4. Seeing the founder of DailyKos on Meet the Press was great. They had a conservative to balance. If only they balanced each conservative with a liberal and a few on the inbetweens wouldn't be bad either.

Sunday, June 11, 2006

Pigeon 1, Woman 1, Croissant crumbs 0

Breakfast at the café on a narrow road across from the church with tea, tartine and croissants.

A car starts up the road.

A pigeon jumps off the sidewalk and looks at the car and stops Tainmmen Square defiance in its body.

The woman can see the pigeon over the steering wheel and stops.

I take another bite of croissant, chew it and swallow followed by a sip of tea.

No movement from the opponents.

I finish my croissant.

The bird ruffles his wings and settles back down.

The woman inches forward, but she can still see the bird.

I butter my tartine and take a bite.

Slowly the bird turns and walks toward my table.

Laughing the woman drives on.

The bird pecks at crumbs from my croissant that have fallen to the ground.

The propogranda machine is alive and well

As a writer I know it is the choice of details that tips a story. Thus watching Wolf Blitzer’s A Week in The War in Iraq, I can recognize slant.

After being warned that scenes might be disturbing, viewers saw inside a hospital with wounded American soldiers. It was blander than ER. Compared to the pain of the wounded man or the pain of the Iraqis who live without electricity and water and see their loved ones shot, it was less than nothing. An American medic was saying how proud he was of what he was doing and implied his work was making his own country safe from other 9/11s and Pearl Harbors, neither of which ever involved Iraqis but CNN didn’t point that out.

A young wife told of the pain of her husband’s death highlighting the ultimate price paid by an American in Iraq. The implication? It was worth it and maybe for her it was. For others it wasn’t but that wasn’t mentioned.

A military man told of the need to convince parents that it was good to send their children to the military and that it would cost a lot.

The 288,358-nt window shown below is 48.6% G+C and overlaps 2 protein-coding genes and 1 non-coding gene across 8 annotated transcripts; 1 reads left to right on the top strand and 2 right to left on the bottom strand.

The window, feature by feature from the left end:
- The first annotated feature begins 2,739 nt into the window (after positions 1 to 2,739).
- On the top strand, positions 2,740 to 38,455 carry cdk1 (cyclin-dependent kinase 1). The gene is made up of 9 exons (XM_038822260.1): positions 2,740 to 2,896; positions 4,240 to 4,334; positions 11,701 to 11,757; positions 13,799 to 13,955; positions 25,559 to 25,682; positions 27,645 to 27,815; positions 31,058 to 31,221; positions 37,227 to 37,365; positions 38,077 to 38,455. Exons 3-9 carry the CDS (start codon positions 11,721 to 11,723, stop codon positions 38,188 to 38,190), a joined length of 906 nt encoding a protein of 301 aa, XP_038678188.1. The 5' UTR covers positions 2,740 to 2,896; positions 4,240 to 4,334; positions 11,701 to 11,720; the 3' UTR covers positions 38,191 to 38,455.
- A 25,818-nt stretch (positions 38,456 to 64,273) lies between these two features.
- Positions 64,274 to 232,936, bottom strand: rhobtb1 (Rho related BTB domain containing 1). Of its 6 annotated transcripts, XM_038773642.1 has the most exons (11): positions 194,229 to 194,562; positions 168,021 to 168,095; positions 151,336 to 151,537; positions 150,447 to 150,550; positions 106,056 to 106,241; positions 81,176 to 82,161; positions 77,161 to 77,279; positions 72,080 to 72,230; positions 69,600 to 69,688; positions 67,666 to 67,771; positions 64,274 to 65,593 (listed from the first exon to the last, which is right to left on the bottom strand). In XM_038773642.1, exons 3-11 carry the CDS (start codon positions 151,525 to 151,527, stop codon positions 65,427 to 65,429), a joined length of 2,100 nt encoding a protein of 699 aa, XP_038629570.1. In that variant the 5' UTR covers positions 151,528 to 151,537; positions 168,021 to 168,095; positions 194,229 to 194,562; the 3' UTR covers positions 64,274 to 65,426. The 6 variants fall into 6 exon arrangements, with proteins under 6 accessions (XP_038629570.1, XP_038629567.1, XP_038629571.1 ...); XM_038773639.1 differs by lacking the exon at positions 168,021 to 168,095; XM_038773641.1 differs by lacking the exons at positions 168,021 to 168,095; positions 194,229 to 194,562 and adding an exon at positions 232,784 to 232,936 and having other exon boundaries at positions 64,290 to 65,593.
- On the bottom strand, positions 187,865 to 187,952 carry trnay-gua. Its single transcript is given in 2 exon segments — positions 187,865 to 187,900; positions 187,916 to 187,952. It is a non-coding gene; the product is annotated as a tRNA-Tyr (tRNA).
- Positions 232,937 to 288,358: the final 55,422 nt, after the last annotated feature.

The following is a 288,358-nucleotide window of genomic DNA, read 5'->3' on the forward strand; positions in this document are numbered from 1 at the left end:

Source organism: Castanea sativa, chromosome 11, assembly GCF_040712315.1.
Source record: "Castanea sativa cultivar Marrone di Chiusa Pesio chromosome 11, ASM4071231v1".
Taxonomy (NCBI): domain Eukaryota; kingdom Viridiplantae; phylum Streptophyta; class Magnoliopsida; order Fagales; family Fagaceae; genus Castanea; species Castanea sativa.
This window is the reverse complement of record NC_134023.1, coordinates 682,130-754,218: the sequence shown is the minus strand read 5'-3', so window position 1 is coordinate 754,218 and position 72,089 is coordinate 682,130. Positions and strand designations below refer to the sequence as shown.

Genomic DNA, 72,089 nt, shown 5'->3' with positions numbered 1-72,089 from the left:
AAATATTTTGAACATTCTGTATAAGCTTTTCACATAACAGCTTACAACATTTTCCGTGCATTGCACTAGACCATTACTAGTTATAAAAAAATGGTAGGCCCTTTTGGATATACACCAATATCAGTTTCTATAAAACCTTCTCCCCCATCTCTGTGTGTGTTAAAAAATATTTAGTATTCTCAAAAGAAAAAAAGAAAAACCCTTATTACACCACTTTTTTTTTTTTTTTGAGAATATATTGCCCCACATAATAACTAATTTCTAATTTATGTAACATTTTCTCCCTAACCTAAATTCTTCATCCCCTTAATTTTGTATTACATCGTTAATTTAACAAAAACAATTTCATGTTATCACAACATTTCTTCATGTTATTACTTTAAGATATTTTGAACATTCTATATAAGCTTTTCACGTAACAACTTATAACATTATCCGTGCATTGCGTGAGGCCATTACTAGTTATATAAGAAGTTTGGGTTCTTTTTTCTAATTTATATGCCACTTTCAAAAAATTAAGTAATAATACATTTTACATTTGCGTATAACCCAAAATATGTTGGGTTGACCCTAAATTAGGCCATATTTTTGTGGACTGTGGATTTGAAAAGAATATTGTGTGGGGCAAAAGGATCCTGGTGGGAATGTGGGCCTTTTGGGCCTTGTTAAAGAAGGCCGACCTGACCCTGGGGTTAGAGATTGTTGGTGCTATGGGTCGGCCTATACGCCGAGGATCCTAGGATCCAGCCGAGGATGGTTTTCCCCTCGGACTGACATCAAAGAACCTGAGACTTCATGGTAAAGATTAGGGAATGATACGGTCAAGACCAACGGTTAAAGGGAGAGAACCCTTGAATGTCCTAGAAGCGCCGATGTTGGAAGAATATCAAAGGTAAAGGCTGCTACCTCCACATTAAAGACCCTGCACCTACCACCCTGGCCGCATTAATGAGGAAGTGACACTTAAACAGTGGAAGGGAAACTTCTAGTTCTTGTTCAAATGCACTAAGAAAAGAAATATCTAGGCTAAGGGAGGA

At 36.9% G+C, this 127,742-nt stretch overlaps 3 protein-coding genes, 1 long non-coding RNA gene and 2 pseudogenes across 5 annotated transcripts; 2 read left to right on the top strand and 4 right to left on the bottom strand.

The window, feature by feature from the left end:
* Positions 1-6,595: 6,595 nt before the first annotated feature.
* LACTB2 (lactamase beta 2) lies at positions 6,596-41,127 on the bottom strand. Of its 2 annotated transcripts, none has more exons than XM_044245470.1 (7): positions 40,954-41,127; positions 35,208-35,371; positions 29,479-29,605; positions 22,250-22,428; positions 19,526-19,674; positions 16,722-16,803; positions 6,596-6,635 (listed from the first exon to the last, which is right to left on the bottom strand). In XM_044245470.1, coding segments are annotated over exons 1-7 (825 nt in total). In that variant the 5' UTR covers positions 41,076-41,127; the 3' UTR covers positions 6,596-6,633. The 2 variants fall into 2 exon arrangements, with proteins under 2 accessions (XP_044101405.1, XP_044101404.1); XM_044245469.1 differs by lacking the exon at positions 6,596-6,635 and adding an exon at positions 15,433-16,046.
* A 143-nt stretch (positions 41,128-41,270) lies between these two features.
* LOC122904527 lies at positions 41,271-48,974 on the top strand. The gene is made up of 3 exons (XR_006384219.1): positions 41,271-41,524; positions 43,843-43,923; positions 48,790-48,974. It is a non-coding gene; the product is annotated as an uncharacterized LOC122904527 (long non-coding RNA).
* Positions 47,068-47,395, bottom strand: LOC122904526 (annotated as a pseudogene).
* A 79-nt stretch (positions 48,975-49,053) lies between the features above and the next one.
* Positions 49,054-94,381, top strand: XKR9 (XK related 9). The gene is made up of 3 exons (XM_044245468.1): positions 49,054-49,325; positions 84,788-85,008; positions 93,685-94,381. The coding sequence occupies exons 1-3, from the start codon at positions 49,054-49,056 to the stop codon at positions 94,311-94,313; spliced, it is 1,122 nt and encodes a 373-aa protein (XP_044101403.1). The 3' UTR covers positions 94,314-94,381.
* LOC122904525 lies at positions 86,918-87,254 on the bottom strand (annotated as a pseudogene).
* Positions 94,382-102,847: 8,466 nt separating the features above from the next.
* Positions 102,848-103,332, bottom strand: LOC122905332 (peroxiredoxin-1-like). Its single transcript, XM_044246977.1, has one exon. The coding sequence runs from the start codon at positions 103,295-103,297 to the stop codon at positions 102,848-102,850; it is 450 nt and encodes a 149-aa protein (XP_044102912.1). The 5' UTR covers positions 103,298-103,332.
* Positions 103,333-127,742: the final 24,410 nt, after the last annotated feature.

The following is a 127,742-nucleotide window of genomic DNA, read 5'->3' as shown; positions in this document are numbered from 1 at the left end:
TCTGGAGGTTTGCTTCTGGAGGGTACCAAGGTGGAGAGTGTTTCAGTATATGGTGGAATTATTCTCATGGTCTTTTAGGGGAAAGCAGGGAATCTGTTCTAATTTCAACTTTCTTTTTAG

They mentioned the billions Congress approved for the war effort without ever mentioning the million already spent that is unaccounted for.

They talked of Zarqwai’s death and what a victory it was, but they didn’t show Michael Berg, father of the beheaded contractor who spoke eloquently of his not feeling joy at another’s death and how violence only begats violence.

They talked about the treasure trove of information gathered in raids this week, and an expert talked about how if just one phone number in the US had been found in someone’s pocket how that could stop another terrorist attack. They never said a telephone number was found or most of the insurgency in Iraq was more concerned either with getting the US out or getting control of their own country. The implication is Iraq is a danger to us.

Giving them their droplet of due they did have a reporter say that in the Middle East the reputation of the US has never been lower.

I often wonder where the rage is the US, not just against the war, but the social uncertainties that would be impossible in other industrialized nations. Maybe because there are too many slanted programs.

Thursday, June 08, 2006

Double duty goat head

The goat’s head soup had every fresh vegetable available from the local market plus a few black-eyed peas. My friend Barbara served it with flourish to me and my former neighbours from Grand Saconnex. They now live in England and were visiting.

Silence reigned as we scoffed it down. Only at the second serving did they start laughing about the head serving double duty. I didn’t understand.

They explained about their picnic Sunday where they crossed the border to investigate a different country.

“The head really served its purpose,” Robin said.

“Purposes,” Barbara said.